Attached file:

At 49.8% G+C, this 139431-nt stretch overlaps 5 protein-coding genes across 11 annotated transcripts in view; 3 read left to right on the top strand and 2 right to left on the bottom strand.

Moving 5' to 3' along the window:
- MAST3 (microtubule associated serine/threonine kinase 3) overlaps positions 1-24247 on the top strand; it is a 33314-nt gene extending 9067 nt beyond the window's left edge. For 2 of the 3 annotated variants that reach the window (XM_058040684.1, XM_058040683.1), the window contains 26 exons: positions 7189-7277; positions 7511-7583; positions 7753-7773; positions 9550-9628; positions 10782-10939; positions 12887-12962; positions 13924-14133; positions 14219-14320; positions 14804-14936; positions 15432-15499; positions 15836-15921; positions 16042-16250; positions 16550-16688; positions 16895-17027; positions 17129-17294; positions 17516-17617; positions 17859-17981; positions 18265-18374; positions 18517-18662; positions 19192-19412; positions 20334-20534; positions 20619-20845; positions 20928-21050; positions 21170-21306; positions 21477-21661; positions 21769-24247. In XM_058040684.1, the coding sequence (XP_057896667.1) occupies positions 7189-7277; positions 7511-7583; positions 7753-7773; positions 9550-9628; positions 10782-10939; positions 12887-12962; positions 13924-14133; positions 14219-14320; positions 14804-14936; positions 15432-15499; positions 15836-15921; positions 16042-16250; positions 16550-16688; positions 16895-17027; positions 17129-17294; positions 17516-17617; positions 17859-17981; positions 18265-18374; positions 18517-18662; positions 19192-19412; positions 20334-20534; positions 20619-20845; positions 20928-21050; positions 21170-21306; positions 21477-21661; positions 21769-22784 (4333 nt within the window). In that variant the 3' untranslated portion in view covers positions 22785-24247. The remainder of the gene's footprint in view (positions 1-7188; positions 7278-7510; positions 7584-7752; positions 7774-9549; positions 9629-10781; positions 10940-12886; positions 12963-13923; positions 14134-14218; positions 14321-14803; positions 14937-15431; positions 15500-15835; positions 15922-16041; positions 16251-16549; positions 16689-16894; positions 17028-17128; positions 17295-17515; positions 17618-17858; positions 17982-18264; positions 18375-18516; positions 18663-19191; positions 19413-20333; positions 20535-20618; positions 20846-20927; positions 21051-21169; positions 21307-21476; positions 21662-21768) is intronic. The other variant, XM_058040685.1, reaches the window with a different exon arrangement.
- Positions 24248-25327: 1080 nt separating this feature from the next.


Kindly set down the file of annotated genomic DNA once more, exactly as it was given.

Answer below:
At 49.8% G+C, this 139431-nt stretch overlaps 5 protein-coding genes across 11 annotated transcripts in view; 3 read left to right on the top strand and 2 right to left on the bottom strand.

Moving 5' to 3' along the window:
- MAST3 (microtubule associated serine/threonine kinase 3) overlaps positions 1-24247 on the top strand; it is a 33314-nt gene extending 9067 nt beyond the window's left edge. For 2 of the 3 annotated variants that reach the window (XM_058040684.1, XM_058040683.1), the window contains 26 exons: positions 7189-7277; positions 7511-7583; positions 7753-7773; positions 9550-9628; positions 10782-10939; positions 12887-12962; positions 13924-14133; positions 14219-14320; positions 14804-14936; positions 15432-15499; positions 15836-15921; positions 16042-16250; positions 16550-16688; positions 16895-17027; positions 17129-17294; positions 17516-17617; positions 17859-17981; positions 18265-18374; positions 18517-18662; positions 19192-19412; positions 20334-20534; positions 20619-20845; positions 20928-21050; positions 21170-21306; positions 21477-21661; positions 21769-24247. In XM_058040684.1, the coding sequence (XP_057896667.1) occupies positions 7189-7277; positions 7511-7583; positions 7753-7773; positions 9550-9628; positions 10782-10939; positions 12887-12962; positions 13924-14133; positions 14219-14320; positions 14804-14936; positions 15432-15499; positions 15836-15921; positions 16042-16250; positions 16550-16688; positions 16895-17027; positions 17129-17294; positions 17516-17617; positions 17859-17981; positions 18265-18374; positions 18517-18662; positions 19192-19412; positions 20334-20534; positions 20619-20845; positions 20928-21050; positions 21170-21306; positions 21477-21661; positions 21769-22784 (4333 nt within the window). In that variant the 3' untranslated portion in view covers positions 22785-24247. The remainder of the gene's footprint in view (positions 1-7188; positions 7278-7510; positions 7584-7752; positions 7774-9549; positions 9629-10781; positions 10940-12886; positions 12963-13923; positions 14134-14218; positions 14321-14803; positions 14937-15431; positions 15500-15835; positions 15922-16041; positions 16251-16549; positions 16689-16894; positions 17028-17128; positions 17295-17515; positions 17618-17858; positions 17982-18264; positions 18375-18516; positions 18663-19191; positions 19413-20333; positions 20535-20618; positions 20846-20927; positions 21051-21169; positions 21307-21476; positions 21662-21768) is intronic. The other variant, XM_058040685.1, reaches the window with a different exon arrangement.
- Positions 24248-25327: 1080 nt separating this feature from the next.